It’s high season for happily ever after—but other people’s weddings can be relationship Thunderdomes. Should you bring your significant other?

You could go alone and be the party’s bachelor du jour, sitting beside the cutest bridesmaids and dancing with the most eligible hotties, while simultaneously letting your sweetie know you consider yourself still on the market. That’s a lot of drama.

Or you could take a cover date—your sister, your cousin, your lesbian ex-lover. But if you bring a girlfriend along, be prepared: As the happy couple is pledging its love, you’ll be fighting your way through an ultra-Ninja Warrior zone loaded with razor blades and tiger sharks.

The invitation

You think: Do I want steak or fish for dinner?

She thinks: Was the invite addressed to a) You alone; b) You and a “guest”; or c) You, and the bride called to ask what your girlfriend’s name was so she could be included?

The reality: a) and b) are insults; c) is a sign you’re known to be madly in love and off the market forever. There is no d).

The wedding guests

You think: What a great time you’re having with your buddy and all the friends who knew you in your former life.

She thinks: She’s meeting the ghosts of all your girlfriends past and is on display and being judged by everyone you care about and who cares about you.

The reality: As drinks flow, so too do secrets—will you (or she) mind if she knows them? And everyone will be wondering, “Is she good enough for him?” So…is she?

The production

You think: Let’s party!

She thinks: Weddings are opportunities for critique—of friends, flowers, dresses, bridesmaids, bands, food: Those olives were so small. Not bad for a first wedding. Kirkland wine, really? The bride is totally pregnant, mark my shotgun.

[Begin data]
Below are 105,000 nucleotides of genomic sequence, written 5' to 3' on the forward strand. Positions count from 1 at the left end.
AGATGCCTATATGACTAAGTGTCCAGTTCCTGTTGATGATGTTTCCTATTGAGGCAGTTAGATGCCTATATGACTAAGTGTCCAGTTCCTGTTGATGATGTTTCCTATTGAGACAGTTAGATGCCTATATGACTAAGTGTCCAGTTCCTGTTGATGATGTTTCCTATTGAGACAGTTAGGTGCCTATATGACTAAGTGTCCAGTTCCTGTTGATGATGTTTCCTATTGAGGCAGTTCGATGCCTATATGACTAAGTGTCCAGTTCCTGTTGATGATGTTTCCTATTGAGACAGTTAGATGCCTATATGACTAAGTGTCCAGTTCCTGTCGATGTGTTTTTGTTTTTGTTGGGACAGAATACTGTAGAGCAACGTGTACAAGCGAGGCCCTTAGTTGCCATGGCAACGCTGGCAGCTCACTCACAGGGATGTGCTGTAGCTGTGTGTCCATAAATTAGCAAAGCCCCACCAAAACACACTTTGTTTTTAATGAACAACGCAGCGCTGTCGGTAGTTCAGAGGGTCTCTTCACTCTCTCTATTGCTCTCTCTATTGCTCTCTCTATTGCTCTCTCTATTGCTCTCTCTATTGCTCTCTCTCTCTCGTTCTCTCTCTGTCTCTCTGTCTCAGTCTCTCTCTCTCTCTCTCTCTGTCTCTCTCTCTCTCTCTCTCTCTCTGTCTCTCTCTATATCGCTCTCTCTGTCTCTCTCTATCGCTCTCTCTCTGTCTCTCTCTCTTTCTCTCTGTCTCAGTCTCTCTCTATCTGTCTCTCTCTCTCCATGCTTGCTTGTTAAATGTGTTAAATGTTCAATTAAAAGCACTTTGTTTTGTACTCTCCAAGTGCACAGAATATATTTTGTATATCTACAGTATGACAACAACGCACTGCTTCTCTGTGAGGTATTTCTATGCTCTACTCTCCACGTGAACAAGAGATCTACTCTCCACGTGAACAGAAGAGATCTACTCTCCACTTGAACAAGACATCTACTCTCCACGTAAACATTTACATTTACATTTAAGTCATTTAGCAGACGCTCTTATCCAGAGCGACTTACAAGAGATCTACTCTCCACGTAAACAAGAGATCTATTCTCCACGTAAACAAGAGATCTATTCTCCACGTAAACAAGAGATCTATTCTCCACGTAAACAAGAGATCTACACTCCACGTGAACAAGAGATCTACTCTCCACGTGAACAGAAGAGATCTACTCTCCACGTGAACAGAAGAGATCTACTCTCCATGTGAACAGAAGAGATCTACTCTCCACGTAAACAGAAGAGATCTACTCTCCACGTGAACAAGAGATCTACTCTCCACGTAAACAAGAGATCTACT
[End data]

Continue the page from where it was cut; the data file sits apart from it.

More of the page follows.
The reality: Are you sure you want to see this side of her?

The ceremony

You think: How touching, she’s crying.

She thinks: When she says, “’Till death do us part”—you’ll repeat it.

The reality: Are you ready? Not just Kleenex-ready, but “diamonds that cost 2.5x your monthly pay” ready? (That’s the rule of thumb—or, more accurately, finger.)

The dinner

You think: There’s your best friend’s dad. High-five, old guy.

She thinks: You’re ignoring her.

The reality: Is she OK in a room full of strangers? Will she resent you for abandoning her or becoming BFFs with the band?

The toasts

You think: The blushing couple was meant to be together.

She thinks: We’re meant to be together.

The reality: All wedding toasts are the same: Everyone was meant to be together.

The pictures

You think: Do I have something in my teeth?

She thinks: This loving portrait of the two of you will last forever. (Or at least as long as the marriage does.)

The reality: In 50 years, when an as-yet-unborn grandchild stumbles on the pic, will you remember who she is?

The dancing

You think: Can I dance?

She thinks: Your dance skills predict your future capacity as a lover.

The reality: Can you stare deeply into her eyes during lyrics that include the words forever, together, only, happy, wonderful, lucky, love, loving, and lovable?

Should you bring her?

But, say she really is the perfect girlfriend: confident, happy, considerate, kind, thrifty, loyal, helpful, courteous, cheerful, brave, clean, and reverent—a scout of a woman. Then, yes, by all means, bring her—and thank the newlyweds for providing a prepaid romantic date, replete with band, open bar, and cake.

Then get ready for snark about how it’s your turn next, Dead Man Walking.